U-17s and the Academy Curve

Friday, February 25, 2011 | View Comments
- Jason Davis

The United States qualified for the U-17 World Cup on Wednesday by defeating El Salvador 3-2 in extra time at the CONCACAF championships in Jamaica. The win puts the US in the semifinals, where they'll face the hosts later today. By most accounts, and as evidenced by the need for extra time, the US didn't show as well as expected against El Salvador and hasn't had a particularly good tournament overall (despite the final four berth and qualifying for the World Cup).

Though the result is the same, the feeling is slightly different for another semifinalist and U-17 World Cup qualifier, Canada. Perhaps we're guilty of being jaded when it comes to qualifying for these type of tournaments on this side of the 49th, but our northern neighbors are rather enjoying the success of their U-17s. Getting into a World Cup, any World Cup, is a positive sign for the Canadian men's program.

Though the US is well ahead of Canada on most levels, up to and including the senior teams, the two nations are moving towards the treading same path in the area of player development. With professional academies taking a predominant role in the process, both countries will have significant - if not overwhelming - portions of their youth international level talent (and therefore most promising prospects) attached to MLS clubs. 

A quick look at the rosters of the US and Canada for the CONCACAF tourney reveals something interesting; while Canada has already leveraged players from the country's three pro academies into their U-17 side in large measure, the United States and head coach Wilmer Cabrera remain married to the America's varied amateur club soccer structure and the Bradenton residential academy. The US has five MLS professional academy players on its roster. Canada has 17.

MLS academy players are highlighted on the rosters below.

USA CONCACAF U-17 Championship Roster

Canada CONCACAF U-17 Championship Roster

You might notice that the US roster has 20 players, while Canada has 23. I'm not quite sure why that is (the both rosters come from the respective website of their federations), but even taking out any three players for Canada hardly makes a dent in the stark contrast between the two sides. Canada's U-17 team is almost exclusively MLS academy-based players. The US team is mostly the opposite, with a few players who are both Bradenton players and attached to an MLS academy.

On the field, it's difficult to know quite what kind of impact the difference in approach is having. As mentioned above, the US is mostly underwhelming in Jamaica while Canada impresses. Reports are that the Canadians are playing an attractive possession game while the Americans hoof and chase, relying, as US teams tend to, on athleticism. But the US failing to play pretty soccer probably has little to do with how many of the American players come from MLS academies; mostly, that's just where we are as a country, particularly at the youngest levels of the international program. 

This isn't a simple matter of Canada being ahead of the curve while the US lags behind, though it appears Canada is benefiting from the fruits of pro academy labor. An easy explanation is that familiarity is serving Canada well; having so many players from so few academies means many of them obviously know each other and have played with each other. That shows up on the field where the understanding between players manifests itself in better passing.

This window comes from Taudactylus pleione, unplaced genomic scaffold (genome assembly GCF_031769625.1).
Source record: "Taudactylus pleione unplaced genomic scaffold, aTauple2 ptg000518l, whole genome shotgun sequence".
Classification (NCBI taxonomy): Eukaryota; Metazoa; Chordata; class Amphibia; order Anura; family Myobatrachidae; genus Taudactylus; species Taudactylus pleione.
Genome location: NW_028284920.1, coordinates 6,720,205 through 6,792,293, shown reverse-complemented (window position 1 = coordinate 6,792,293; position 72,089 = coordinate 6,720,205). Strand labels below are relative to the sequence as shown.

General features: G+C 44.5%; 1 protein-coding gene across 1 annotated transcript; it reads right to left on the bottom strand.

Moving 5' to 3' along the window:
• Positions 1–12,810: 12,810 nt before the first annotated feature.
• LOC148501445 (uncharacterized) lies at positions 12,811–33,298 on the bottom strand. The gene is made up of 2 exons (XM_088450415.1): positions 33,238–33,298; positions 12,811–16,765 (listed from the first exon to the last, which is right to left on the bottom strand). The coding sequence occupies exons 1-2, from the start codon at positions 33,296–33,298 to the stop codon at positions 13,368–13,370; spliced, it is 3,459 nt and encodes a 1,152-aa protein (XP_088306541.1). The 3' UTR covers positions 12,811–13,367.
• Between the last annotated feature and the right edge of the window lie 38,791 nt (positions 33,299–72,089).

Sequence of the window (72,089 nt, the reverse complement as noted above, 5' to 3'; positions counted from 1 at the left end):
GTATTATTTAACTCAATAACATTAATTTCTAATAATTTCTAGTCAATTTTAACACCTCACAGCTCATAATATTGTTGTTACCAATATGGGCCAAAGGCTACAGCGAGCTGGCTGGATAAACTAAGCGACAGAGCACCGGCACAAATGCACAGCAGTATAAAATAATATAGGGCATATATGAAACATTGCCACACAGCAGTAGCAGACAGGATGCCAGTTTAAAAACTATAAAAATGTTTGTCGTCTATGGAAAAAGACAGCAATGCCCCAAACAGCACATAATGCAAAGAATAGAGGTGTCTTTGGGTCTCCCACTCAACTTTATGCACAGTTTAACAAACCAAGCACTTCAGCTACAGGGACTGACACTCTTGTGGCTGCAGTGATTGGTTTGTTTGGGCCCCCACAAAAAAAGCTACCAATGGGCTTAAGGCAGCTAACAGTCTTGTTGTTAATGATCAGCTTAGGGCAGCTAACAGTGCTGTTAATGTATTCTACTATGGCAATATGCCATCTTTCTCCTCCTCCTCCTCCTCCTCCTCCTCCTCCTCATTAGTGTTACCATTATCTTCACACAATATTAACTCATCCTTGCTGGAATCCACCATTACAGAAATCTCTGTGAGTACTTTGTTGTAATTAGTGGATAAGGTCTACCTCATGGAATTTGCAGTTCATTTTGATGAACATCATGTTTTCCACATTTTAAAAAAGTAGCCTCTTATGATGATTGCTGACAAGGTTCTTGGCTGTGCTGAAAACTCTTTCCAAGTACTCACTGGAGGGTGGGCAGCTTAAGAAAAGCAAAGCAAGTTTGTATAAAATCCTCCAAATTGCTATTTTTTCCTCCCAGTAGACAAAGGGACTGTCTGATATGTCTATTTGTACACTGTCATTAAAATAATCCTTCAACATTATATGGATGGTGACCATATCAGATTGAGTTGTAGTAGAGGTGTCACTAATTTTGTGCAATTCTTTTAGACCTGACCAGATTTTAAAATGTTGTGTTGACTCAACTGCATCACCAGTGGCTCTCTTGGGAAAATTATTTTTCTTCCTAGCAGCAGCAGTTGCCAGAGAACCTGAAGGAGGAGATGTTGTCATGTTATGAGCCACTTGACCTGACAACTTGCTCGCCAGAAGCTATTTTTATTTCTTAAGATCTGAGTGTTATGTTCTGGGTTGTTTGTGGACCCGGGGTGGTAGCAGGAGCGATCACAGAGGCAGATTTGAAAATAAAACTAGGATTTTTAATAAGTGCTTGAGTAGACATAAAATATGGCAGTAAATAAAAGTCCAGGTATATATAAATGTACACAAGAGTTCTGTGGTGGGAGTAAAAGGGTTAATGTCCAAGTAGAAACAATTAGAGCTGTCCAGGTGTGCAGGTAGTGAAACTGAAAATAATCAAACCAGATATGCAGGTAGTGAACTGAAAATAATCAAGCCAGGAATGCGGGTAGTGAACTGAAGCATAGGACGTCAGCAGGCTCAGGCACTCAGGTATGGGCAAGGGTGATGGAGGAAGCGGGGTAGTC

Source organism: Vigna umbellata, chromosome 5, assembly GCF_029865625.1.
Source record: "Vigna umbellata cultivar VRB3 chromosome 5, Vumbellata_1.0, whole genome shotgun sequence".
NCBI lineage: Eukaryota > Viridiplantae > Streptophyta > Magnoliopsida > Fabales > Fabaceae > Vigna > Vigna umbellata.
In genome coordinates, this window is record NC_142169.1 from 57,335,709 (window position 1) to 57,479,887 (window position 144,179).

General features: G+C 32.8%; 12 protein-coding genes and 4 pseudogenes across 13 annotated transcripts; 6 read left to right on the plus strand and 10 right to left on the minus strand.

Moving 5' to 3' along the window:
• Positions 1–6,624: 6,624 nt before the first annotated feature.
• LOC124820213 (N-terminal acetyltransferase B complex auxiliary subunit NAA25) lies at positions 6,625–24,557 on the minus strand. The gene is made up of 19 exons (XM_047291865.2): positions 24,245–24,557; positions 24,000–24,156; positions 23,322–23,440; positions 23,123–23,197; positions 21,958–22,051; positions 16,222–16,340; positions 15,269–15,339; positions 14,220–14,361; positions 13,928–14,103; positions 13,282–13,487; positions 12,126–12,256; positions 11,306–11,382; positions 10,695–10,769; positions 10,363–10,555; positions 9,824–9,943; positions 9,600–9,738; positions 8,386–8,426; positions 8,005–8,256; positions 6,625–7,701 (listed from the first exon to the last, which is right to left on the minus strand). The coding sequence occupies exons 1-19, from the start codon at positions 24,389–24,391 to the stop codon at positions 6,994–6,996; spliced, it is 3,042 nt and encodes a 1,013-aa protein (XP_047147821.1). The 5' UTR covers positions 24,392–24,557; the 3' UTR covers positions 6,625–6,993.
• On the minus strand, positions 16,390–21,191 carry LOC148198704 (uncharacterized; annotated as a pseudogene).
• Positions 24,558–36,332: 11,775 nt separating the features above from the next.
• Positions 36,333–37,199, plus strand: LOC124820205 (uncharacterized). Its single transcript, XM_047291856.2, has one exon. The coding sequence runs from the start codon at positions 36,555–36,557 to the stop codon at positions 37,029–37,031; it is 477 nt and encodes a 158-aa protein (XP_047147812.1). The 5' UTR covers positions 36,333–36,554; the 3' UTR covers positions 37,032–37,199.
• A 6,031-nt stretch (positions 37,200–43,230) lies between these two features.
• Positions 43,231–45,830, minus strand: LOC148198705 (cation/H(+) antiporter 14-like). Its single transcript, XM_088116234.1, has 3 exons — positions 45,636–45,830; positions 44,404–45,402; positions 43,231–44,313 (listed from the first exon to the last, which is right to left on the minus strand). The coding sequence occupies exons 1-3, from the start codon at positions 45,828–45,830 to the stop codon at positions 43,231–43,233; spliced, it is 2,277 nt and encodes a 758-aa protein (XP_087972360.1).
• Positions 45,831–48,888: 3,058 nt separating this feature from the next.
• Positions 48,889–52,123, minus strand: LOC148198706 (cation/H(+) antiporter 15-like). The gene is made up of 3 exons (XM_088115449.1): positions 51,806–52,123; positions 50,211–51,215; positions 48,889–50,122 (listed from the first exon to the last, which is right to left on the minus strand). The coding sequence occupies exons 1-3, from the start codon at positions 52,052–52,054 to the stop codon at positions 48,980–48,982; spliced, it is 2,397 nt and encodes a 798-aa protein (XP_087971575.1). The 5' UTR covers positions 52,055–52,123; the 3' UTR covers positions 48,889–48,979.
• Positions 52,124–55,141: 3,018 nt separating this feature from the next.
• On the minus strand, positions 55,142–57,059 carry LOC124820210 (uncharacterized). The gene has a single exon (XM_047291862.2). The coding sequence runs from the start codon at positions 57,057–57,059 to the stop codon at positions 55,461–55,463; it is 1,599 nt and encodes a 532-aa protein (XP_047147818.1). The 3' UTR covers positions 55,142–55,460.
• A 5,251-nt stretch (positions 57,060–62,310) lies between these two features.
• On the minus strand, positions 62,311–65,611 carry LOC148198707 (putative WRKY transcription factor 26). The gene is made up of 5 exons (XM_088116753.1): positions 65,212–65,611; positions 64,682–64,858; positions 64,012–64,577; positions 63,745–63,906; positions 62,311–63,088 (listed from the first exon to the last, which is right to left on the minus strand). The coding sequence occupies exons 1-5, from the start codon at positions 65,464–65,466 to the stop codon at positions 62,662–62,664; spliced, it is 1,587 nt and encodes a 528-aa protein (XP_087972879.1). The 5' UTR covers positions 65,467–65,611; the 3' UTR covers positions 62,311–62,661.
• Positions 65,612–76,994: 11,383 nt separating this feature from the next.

In relation to their U-17 performance in Jamaica, the Canadian success built on this influx of MLS academy players has been termed to me by a Canadian soccer observer as "dumb luck."  Canada has greater reason to lean on the professional academies, and in shorter order than the US because their resources are much more limited. The CSA is notoriously dysfunctional, meaning it has little control/impact on how young players are taught at amateur clubs. Meanwhile, the US has a development academy structure (from which there are 13 players on the US roster, something the Federation makes sure to point out) and a residential academy in Florida they're not ready to marginalize. On one hand, it's understandable that US Soccer is continuing to rely on its own structure. On the other, professional academies will only increase in influence and production, making it disquieting that so few players from them feature with the US U-17s.

Canada has three leading professional academies for a population of 35 million people. The US, if every American MLS club is counted, has 16 for 300 million people. That fact alone makes it difficult to imagine that an American youth national team roster could ever be the almost 75% MLS academy players that the Canadian roster happens to be. The size of this country dictates taking a wider view of player development. Anything else would be irresponsible.

I don't know that we can yet say that US Soccer is "ignoring" MLS academy players (obviously there are a few on the roster, Bradenton attendees or not), or that Canada is proactively integrating theirs in a "better" way. Those judgments may have to wait on more evidence; the most that can be said is that Canada appear to be early adopters, in part because they have no other structure, while the US remains committed to a preexisting program with a decent history of past results.

For the time being, the CONCACAF championships have put the roster makeup differences on display for all to see. If each are able to win a semifinals match tonight (Canada faces Panama at 4 PM ET, the US plays Jamaica at 7 ET), they'll face each other for the regional title.

I imagine some conclusions will be drawn from that match, on both sides of the border.

MLS academies v. US Development Academy program. A false dichotomy or a referendum on current (and future) approach?

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